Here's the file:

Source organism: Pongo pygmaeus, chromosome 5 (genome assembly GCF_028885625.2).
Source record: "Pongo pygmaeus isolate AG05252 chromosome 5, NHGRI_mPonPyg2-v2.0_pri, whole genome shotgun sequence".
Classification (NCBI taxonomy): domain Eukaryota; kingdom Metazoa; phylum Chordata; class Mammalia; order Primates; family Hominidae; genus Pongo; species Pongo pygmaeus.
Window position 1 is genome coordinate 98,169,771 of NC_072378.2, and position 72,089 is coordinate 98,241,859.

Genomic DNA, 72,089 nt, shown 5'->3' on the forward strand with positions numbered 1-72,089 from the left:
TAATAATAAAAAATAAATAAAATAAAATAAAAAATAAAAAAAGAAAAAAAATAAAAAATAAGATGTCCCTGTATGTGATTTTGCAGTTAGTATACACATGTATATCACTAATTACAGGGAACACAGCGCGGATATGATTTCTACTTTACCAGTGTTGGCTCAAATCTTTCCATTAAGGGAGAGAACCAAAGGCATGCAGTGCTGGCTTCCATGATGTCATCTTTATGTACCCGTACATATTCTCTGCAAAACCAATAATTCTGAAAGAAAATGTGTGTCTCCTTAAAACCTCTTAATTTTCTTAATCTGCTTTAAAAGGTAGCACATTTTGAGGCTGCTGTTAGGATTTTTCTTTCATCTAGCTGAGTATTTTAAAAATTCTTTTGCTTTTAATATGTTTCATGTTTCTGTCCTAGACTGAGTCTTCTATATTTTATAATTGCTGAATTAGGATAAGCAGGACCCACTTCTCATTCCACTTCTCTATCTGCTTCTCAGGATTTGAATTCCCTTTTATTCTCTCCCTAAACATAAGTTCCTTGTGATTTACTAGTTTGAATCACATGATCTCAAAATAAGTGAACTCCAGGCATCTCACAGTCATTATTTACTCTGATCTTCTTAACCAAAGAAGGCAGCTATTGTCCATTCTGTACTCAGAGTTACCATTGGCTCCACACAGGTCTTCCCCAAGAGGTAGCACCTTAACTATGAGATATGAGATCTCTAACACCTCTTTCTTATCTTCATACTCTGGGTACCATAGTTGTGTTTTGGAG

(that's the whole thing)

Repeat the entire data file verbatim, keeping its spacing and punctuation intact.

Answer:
Source organism: Pongo pygmaeus, chromosome 5 (genome assembly GCF_028885625.2).
Source record: "Pongo pygmaeus isolate AG05252 chromosome 5, NHGRI_mPonPyg2-v2.0_pri, whole genome shotgun sequence".
Classification (NCBI taxonomy): domain Eukaryota; kingdom Metazoa; phylum Chordata; class Mammalia; order Primates; family Hominidae; genus Pongo; species Pongo pygmaeus.
Window position 1 is genome coordinate 98,169,771 of NC_072378.2, and position 72,089 is coordinate 98,241,859.

Genomic DNA, 72,089 nt, shown 5'->3' on the forward strand with positions numbered 1-72,089 from the left:
TAATAATAAAAAATAAATAAAATAAAATAAAAAATAAAAAAAGAAAAAAAATAAAAAATAAGATGTCCCTGTATGTGATTTTGCAGTTAGTATACACATGTATATCACTAATTACAGGGAACACAGCGCGGATATGATTTCTACTTTACCAGTGTTGGCTCAAATCTTTCCATTAAGGGAGAGAACCAAAGGCATGCAGTGCTGGCTTCCATGATGTCATCTTTATGTACCCGTACATATTCTCTGCAAAACCAATAATTCTGAAAGAAAATGTGTGTCTCCTTAAAACCTCTTAATTTTCTTAATCTGCTTTAAAAGGTAGCACATTTTGAGGCTGCTGTTAGGATTTTTCTTTCATCTAGCTGAGTATTTTAAAAATTCTTTTGCTTTTAATATGTTTCATGTTTCTGTCCTAGACTGAGTCTTCTATATTTTATAATTGCTGAATTAGGATAAGCAGGACCCACTTCTCATTCCACTTCTCTATCTGCTTCTCAGGATTTGAATTCCCTTTTATTCTCTCCCTAAACATAAGTTCCTTGTGATTTACTAGTTTGAATCACATGATCTCAAAATAAGTGAACTCCAGGCATCTCACAGTCATTATTTACTCTGATCTTCTTAACCAAAGAAGGCAGCTATTGTCCATTCTGTACTCAGAGTTACCATTGGCTCCACACAGGTCTTCCCCAAGAGGTAGCACCTTAACTATGAGATATGAGATCTCTAACACCTCTTTCTTATCTTCATACTCTGGGTACCATAGTTGTGTTTTGGAG